The Benefits and Risks of Swaddling Your Baby
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All SwaddleDesigns Ultimate Receiving Blankets (pictured above in Very Berry Stripes, $25) are available in cotton flannel or a lighter marquisette weave and come with a three-step picture guide to swaddling.
Correct Swaddling Technique
Swaddling isn't rocket science, Dr. Karp says, but there are several different ways to swaddle a baby. He recommends using a simple blanket, at least 43 inches long, and following his four-step process. To learn this process ("It's a very specific technique that allows the blanket to be snugger and less likely to pop open," he explains), go to www.thehappiestbaby.org and click on "Find a Happiest Baby Class." These classes, offered throughout the NYC area and the country, are taught by trained experts in Dr. Karp's "5 S's" calming technique.
Some popular products make swaddling easier from the get-go, as well. The traditional square-shaped swaddle from Swaddle Designs is large enough to use effectively, the fabrics are all organic and breathable, and a mini-cheat sheet of graphic directions is sewn right onto the corner of the swaddle blanket. The Halo SleepSack product line, which is endorsed by IHDI, offers another "hip-healthy" way to swaddle and is one of the easiest to use -- foolproof in terms of allowing someone with no practice to put on a baby with ease, and always allowing your baby's hips and legs to move freely.
Discovering Potential Health Problems
Parents are usually alerted to possible problems with their children's hips during regular checkups. During visits, pediatricians look for swayback, which causes an extreme curve in the lower back, asymmetrical creases in the buttocks, hip clicks, pain, limited range of motion in the hip, limping, or leg length discrepancy. X-rays and other tests are needed to confirm diagnosis because some hip instability is common in about one out of every 20 full-term babies, while only two to three out of every 1,000 infants require treatment, according to the IHDI.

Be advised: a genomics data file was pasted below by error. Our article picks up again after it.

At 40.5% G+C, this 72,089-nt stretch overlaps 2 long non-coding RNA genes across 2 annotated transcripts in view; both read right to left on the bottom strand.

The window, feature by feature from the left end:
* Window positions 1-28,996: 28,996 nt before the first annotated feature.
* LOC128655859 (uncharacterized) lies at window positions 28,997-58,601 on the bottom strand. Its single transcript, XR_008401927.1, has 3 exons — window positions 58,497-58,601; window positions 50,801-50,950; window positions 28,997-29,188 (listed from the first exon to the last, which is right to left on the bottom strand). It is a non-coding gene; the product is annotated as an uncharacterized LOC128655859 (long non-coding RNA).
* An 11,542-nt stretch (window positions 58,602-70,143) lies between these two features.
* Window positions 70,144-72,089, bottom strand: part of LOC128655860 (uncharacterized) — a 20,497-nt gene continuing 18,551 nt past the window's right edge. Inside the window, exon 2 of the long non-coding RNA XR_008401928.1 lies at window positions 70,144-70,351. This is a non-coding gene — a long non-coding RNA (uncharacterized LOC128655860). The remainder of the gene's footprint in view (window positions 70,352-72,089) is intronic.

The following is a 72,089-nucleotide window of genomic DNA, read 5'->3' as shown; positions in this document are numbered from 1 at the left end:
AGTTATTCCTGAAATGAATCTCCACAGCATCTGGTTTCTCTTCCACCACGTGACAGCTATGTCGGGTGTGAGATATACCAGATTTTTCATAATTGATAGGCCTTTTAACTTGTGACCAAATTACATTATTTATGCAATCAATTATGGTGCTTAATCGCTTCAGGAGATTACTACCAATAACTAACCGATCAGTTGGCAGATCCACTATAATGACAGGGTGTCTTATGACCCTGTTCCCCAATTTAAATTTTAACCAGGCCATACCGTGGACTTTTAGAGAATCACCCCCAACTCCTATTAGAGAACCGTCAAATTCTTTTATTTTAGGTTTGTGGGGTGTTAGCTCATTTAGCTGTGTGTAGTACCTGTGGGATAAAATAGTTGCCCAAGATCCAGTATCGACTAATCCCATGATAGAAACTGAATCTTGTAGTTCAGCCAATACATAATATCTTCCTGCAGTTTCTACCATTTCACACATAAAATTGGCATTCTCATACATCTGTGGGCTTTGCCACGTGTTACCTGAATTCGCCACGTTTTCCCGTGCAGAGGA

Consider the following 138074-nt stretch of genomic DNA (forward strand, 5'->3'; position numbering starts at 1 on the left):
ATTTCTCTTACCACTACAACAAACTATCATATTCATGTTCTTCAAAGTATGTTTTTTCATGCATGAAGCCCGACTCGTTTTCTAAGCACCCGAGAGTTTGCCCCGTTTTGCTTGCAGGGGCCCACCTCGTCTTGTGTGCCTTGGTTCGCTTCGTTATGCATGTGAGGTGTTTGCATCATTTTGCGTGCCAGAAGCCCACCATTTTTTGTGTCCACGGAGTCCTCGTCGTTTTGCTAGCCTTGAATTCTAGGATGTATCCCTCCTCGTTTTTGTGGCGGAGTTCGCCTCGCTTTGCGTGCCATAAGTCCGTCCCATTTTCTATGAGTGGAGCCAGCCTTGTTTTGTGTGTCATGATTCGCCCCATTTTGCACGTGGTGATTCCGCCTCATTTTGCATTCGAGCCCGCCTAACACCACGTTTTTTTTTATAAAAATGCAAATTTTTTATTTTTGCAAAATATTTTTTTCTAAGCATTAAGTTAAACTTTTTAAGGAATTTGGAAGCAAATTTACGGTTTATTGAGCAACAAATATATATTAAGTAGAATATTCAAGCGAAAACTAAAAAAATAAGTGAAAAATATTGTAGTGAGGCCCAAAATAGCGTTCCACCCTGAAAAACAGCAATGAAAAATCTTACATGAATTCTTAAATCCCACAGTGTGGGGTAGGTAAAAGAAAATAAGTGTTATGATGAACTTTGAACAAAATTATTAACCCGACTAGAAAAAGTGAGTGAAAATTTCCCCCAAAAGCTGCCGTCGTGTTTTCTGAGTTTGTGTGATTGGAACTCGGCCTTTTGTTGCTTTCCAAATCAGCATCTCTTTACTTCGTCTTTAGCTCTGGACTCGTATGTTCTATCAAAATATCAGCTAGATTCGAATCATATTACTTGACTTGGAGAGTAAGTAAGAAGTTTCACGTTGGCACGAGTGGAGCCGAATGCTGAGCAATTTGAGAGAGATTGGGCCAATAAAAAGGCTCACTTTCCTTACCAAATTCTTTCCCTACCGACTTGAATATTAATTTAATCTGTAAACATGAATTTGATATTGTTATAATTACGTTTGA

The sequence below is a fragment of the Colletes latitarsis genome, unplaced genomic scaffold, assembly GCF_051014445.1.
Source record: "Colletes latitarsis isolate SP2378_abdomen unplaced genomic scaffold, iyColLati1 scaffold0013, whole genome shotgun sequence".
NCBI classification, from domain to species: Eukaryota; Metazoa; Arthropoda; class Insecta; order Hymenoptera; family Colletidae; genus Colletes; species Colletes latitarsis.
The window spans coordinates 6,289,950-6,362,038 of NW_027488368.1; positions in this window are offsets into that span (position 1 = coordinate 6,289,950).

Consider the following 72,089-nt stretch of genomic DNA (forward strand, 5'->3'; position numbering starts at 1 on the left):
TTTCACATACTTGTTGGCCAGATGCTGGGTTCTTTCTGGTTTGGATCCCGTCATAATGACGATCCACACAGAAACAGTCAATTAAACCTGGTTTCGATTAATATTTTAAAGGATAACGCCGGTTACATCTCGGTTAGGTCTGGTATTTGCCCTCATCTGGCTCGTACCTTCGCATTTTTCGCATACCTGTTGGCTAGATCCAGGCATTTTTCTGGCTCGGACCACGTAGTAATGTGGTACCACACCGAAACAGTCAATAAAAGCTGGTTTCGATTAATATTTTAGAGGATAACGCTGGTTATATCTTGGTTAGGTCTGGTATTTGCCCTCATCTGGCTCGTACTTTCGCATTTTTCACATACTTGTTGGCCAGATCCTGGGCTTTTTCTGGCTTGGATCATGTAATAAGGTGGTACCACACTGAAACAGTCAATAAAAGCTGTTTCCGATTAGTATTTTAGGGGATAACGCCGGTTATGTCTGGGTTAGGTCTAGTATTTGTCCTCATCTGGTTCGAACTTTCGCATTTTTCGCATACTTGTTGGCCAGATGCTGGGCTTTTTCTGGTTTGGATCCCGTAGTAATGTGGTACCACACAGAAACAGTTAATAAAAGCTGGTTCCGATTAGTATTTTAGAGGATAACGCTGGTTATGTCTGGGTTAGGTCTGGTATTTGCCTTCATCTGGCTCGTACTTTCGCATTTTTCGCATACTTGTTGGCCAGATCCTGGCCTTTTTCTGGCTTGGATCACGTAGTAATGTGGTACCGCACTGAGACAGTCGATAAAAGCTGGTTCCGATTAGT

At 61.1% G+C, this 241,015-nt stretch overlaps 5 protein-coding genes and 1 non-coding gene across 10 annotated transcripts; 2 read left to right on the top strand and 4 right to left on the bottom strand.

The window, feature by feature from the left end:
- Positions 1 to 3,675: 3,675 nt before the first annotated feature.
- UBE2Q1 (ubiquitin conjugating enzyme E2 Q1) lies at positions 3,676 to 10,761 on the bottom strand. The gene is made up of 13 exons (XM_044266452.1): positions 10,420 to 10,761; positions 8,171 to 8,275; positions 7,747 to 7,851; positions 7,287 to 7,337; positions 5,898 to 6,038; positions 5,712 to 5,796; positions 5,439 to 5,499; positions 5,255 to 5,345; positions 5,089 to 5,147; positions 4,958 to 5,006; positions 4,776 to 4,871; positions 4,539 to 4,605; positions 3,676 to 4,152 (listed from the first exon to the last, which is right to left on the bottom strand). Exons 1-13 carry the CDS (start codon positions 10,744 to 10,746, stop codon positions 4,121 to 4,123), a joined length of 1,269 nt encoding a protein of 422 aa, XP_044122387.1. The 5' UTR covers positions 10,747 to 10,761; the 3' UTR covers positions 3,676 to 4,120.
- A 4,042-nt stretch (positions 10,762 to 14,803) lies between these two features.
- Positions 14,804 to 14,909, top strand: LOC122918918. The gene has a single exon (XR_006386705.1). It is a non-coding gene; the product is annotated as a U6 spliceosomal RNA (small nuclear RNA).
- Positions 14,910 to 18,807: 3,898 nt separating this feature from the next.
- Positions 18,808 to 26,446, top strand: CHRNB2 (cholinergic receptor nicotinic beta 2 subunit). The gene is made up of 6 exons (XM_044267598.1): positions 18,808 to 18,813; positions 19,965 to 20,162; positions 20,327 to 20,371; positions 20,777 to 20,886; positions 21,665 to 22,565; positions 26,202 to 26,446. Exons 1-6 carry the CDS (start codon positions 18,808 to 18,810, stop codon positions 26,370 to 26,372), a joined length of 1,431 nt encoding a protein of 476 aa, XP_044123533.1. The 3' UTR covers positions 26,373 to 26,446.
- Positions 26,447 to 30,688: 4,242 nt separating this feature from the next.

The younger the child is when diagnosed, the better his/her chances for complete recovery using the least invasive treatment possible, says Ernest Sink, M.D., board member of the IHDIP and co-director of the Center for Hip Pain and Preservation at the Hospital for Special Surgery on the Upper East Side. "An infant may be treated in a brace like the Pavlik harness, but an adolescent or young adult may require surgery...There are better non-surgical options for the younger child, when the hip shape still has the ability to remodel."
The Pavlik harness positions a baby's hips so they are aligned in the joint and keep the hip joint secure. Even if there's only a problem with one hip, both hips will need to be positioned in the harness. Most children up to six months who are treated for hip dysplasia will wear this harness full-time for up to six to 12 weeks.
After babies have passed the six-month mark, they are more likely to be treated with traction, which stretches the ligaments around the hips, followed by a closed reduction surgery during which the doctor manipulates the hip joint to get the ball back into the socket. The most difficult part of this treatment can often be caring for the child, who will be placed in a spica cast after the surgery. The child will be in that cast for up to six months and need help with almost every aspect of his or her care. For toddlers striving for their independence, this can be tricky. Still, the condition must be treated.
"Developmental dysplasia of the hip is a common cause of hip osteoarthritis and pain in adolescents and young adults," Dr. Sink notes. "Recognition and treatment in infants and children may prevent or delay this. Parents must remember that through the treatments, children are comfortable. It's the parents who have the emotional burden of hearing the diagnosis, realizing that it needs treatment, and then acting on that."
To learn more, including answers to frequently asked questions, diagnosis advice, and a video demonstrating how to properly swaddle your baby, visit IHDI at www.hipdysplasia.org. You can also find swaddling guidance and local classes on Dr. Harvey Karp's "5 S's" calming techniques at www.thehappiestbaby.org.